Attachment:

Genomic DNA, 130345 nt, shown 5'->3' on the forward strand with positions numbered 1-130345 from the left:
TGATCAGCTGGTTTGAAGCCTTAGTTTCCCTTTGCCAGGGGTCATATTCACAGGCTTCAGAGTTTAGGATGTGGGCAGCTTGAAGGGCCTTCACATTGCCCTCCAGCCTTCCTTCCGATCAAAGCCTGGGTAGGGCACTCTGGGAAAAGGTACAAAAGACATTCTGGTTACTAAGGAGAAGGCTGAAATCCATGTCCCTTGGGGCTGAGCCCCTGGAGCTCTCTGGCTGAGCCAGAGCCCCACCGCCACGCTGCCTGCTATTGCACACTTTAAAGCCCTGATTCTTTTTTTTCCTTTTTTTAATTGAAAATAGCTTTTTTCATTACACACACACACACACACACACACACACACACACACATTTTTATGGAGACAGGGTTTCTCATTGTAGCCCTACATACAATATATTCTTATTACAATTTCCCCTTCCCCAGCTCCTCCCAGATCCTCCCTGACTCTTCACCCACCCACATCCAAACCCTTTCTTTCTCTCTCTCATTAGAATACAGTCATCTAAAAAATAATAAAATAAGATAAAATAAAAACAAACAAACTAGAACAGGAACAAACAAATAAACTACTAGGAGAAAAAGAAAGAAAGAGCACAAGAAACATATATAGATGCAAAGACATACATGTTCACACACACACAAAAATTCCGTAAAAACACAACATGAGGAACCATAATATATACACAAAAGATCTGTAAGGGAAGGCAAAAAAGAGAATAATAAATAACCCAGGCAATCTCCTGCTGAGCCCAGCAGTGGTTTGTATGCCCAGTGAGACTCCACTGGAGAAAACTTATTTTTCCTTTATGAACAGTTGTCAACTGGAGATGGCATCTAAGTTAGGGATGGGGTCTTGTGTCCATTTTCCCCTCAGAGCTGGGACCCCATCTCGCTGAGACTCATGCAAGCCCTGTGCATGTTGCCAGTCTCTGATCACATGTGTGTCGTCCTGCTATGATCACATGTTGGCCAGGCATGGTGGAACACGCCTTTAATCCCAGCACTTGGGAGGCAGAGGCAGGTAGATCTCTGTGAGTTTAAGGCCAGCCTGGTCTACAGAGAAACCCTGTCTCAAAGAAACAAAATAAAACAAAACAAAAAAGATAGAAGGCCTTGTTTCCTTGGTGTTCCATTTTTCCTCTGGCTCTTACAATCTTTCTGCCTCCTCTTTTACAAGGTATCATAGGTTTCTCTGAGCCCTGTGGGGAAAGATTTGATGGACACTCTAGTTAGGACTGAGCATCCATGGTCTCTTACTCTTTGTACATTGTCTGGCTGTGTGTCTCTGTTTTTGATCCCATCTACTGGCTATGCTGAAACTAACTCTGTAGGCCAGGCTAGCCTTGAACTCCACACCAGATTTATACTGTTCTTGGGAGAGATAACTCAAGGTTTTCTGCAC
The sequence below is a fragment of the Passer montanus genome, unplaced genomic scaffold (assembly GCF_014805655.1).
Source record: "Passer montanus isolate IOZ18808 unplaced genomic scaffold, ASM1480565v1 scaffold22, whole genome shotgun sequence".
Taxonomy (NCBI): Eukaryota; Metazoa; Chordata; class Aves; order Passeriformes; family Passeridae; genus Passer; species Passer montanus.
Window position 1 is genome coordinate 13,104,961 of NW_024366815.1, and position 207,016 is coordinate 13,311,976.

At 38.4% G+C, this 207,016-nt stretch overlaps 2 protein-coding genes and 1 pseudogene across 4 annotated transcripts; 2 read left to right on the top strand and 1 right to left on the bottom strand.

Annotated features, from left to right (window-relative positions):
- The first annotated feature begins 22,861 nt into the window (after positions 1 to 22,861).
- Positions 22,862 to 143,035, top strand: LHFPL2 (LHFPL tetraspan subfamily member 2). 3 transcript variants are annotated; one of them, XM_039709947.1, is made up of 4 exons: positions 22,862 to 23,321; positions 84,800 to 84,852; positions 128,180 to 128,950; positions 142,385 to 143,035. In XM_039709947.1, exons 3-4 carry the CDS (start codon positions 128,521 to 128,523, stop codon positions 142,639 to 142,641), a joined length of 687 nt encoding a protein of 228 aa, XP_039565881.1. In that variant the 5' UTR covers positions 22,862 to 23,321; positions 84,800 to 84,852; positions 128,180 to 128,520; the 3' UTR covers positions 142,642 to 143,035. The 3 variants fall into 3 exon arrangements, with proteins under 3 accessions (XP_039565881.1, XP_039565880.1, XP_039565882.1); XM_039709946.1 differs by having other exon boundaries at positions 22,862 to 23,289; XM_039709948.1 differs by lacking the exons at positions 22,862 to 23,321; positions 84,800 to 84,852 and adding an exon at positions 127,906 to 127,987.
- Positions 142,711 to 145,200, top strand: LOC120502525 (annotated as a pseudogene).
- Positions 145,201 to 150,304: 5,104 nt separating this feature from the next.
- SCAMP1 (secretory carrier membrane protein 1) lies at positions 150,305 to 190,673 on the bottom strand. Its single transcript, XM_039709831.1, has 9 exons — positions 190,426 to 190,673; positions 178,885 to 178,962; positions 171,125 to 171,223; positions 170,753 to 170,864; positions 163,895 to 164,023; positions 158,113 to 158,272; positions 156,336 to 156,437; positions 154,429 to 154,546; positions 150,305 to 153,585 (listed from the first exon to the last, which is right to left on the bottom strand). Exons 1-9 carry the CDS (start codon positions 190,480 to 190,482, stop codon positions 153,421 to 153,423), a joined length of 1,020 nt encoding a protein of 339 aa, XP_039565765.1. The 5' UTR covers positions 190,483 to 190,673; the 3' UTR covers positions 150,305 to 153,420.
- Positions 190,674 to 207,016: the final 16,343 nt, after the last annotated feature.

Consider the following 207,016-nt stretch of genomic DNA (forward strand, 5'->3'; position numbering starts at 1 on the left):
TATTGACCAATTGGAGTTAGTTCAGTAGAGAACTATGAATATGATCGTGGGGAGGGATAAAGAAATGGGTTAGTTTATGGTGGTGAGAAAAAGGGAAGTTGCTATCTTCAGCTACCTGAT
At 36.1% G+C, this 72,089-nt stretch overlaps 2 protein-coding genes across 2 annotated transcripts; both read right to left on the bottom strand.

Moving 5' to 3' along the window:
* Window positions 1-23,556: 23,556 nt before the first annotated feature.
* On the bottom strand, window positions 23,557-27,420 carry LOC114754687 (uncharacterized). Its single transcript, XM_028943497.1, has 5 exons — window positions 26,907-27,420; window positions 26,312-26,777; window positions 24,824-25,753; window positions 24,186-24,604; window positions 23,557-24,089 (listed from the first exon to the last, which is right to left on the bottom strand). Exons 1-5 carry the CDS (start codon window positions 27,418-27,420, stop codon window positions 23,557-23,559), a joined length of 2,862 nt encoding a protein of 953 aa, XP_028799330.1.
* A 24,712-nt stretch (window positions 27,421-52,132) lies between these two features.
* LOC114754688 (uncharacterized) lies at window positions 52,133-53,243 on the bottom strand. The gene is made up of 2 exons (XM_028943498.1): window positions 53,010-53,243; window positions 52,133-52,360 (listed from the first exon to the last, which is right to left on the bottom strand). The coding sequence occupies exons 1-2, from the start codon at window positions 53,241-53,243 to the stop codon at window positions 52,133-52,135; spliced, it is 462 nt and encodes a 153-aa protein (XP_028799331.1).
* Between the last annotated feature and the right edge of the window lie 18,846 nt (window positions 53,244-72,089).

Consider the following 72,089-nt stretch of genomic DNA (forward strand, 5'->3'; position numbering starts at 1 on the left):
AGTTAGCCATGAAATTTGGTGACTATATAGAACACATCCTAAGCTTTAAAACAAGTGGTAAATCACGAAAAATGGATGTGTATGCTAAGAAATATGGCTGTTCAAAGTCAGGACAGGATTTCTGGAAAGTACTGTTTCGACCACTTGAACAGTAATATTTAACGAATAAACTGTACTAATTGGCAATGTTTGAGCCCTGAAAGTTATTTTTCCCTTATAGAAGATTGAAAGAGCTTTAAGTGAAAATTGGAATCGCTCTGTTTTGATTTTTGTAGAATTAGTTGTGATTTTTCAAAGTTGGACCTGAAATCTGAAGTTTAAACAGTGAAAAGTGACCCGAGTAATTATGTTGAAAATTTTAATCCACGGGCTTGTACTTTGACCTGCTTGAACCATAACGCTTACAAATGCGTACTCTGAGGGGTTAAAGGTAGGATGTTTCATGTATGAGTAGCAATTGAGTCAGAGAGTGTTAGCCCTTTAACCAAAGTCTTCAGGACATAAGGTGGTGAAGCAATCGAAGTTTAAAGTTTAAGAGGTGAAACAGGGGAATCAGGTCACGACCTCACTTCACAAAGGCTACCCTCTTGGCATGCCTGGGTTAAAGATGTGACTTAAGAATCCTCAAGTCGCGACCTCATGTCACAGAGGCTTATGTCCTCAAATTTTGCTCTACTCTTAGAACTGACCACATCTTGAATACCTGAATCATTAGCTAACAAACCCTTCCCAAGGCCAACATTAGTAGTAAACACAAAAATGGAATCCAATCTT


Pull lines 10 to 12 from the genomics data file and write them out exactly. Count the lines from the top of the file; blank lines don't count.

- Positions 22,862 to 143,035, top strand: LHFPL2 (LHFPL tetraspan subfamily member 2). 3 transcript variants are annotated; one of them, XM_039709947.1, is made up of 4 exons: positions 22,862 to 23,321; positions 84,800 to 84,852; positions 128,180 to 128,950; positions 142,385 to 143,035. In XM_039709947.1, exons 3-4 carry the CDS (start codon positions 128,521 to 128,523, stop codon positions 142,639 to 142,641), a joined length of 687 nt encoding a protein of 228 aa, XP_039565881.1. In that variant the 5' UTR covers positions 22,862 to 23,321; positions 84,800 to 84,852; positions 128,180 to 128,520; the 3' UTR covers positions 142,642 to 143,035. The 3 variants fall into 3 exon arrangements, with proteins under 3 accessions (XP_039565881.1, XP_039565880.1, XP_039565882.1); XM_039709946.1 differs by having other exon boundaries at positions 22,862 to 23,289; XM_039709948.1 differs by lacking the exons at positions 22,862 to 23,321; positions 84,800 to 84,852 and adding an exon at positions 127,906 to 127,987.
- Positions 142,711 to 145,200, top strand: LOC120502525 (annotated as a pseudogene).
- Positions 145,201 to 150,304: 5,104 nt separating this feature from the next.